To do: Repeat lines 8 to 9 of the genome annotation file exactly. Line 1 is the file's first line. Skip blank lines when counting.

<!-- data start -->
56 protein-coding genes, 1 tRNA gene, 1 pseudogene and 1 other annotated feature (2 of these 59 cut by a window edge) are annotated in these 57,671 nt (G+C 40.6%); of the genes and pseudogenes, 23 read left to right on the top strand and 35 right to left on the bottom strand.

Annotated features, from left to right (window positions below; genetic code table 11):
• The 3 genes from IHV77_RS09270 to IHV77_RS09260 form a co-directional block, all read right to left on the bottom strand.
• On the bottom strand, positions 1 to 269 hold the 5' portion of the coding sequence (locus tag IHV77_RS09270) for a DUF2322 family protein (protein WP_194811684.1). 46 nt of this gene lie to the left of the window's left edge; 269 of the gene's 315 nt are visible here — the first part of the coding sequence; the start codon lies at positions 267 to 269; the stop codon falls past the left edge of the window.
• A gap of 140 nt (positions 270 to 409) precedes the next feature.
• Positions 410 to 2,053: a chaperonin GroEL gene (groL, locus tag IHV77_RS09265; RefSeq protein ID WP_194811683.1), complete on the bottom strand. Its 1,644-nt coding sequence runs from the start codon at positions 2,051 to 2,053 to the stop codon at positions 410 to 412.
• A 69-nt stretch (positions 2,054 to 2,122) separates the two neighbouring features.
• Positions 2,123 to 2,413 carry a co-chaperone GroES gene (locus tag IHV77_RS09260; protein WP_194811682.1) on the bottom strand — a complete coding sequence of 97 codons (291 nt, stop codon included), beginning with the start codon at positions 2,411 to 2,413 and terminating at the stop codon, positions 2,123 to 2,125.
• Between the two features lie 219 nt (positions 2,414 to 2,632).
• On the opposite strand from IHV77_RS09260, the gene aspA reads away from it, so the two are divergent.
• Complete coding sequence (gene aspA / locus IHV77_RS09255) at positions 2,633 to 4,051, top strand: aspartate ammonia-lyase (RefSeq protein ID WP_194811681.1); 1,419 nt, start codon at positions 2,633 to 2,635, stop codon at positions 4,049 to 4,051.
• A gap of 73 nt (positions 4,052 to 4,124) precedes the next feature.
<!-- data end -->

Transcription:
• Positions 2,123 to 2,413 carry a co-chaperone GroES gene (locus tag IHV77_RS09260; protein WP_194811682.1) on the bottom strand — a complete coding sequence of 97 codons (291 nt, stop codon included), beginning with the start codon at positions 2,411 to 2,413 and terminating at the stop codon, positions 2,123 to 2,125.
• Between the two features lie 219 nt (positions 2,414 to 2,632).